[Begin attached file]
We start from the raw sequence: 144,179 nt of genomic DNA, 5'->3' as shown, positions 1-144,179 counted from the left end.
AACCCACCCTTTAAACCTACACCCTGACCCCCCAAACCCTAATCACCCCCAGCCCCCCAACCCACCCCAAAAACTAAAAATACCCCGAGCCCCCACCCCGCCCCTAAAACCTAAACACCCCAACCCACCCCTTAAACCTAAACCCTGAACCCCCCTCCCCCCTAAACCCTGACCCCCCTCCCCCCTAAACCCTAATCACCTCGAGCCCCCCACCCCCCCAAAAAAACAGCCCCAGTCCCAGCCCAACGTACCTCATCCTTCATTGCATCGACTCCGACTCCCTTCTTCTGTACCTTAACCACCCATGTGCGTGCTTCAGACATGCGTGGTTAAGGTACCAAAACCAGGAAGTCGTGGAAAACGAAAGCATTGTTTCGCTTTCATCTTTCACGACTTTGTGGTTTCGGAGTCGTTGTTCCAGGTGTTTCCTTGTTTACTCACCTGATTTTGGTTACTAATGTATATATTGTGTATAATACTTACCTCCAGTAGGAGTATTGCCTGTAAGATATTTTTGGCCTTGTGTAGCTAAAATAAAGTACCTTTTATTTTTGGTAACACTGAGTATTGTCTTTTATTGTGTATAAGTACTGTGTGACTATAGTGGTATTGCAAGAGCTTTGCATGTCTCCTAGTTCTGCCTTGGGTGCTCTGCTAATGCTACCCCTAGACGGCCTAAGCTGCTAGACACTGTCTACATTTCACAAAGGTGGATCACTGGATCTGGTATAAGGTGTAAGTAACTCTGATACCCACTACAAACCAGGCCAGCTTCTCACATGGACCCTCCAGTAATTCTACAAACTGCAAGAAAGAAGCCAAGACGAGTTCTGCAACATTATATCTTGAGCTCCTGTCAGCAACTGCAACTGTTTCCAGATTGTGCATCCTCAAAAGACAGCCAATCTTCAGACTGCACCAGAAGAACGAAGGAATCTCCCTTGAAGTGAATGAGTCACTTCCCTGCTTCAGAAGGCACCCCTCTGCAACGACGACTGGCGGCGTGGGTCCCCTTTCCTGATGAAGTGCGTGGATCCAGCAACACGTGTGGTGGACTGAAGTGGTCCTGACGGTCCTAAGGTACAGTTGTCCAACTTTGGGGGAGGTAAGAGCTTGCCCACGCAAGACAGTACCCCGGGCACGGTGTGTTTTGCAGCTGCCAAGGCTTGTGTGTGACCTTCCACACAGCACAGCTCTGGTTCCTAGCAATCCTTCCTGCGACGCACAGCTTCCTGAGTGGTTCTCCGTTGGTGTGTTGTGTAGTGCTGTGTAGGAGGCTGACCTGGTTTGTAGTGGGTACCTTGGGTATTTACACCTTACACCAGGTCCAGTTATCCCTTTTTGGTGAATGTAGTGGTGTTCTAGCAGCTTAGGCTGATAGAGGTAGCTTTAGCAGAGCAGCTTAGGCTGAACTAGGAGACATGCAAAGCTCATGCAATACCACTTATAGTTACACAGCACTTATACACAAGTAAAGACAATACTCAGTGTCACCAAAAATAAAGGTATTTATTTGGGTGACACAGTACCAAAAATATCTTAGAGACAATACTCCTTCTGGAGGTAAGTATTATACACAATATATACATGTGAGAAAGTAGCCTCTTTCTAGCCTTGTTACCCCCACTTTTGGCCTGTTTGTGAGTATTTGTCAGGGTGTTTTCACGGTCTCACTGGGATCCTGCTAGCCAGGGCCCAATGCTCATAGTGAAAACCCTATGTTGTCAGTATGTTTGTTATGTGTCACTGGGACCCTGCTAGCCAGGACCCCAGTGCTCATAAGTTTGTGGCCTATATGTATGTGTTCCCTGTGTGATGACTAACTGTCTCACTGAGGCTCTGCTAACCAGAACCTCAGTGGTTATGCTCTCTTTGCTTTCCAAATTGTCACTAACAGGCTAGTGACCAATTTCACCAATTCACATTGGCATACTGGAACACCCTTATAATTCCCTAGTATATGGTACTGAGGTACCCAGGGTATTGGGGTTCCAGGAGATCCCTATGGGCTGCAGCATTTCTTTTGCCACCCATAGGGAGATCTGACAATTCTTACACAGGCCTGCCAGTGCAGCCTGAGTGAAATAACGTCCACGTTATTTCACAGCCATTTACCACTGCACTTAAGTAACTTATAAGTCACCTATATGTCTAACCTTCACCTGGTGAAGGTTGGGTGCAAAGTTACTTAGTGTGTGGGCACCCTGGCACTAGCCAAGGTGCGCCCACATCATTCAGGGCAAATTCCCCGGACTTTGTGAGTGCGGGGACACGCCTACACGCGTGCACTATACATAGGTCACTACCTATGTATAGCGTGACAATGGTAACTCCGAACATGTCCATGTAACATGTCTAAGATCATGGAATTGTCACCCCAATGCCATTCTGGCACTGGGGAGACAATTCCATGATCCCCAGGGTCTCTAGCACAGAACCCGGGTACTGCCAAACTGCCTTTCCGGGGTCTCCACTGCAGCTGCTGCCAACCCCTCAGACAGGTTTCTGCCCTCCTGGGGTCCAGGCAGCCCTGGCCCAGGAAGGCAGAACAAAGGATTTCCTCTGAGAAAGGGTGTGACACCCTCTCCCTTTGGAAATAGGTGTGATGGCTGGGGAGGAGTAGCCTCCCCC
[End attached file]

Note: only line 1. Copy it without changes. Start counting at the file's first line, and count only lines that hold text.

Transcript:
We start from the raw sequence: 144,179 nt of genomic DNA, 5'->3' as shown, positions 1-144,179 counted from the left end.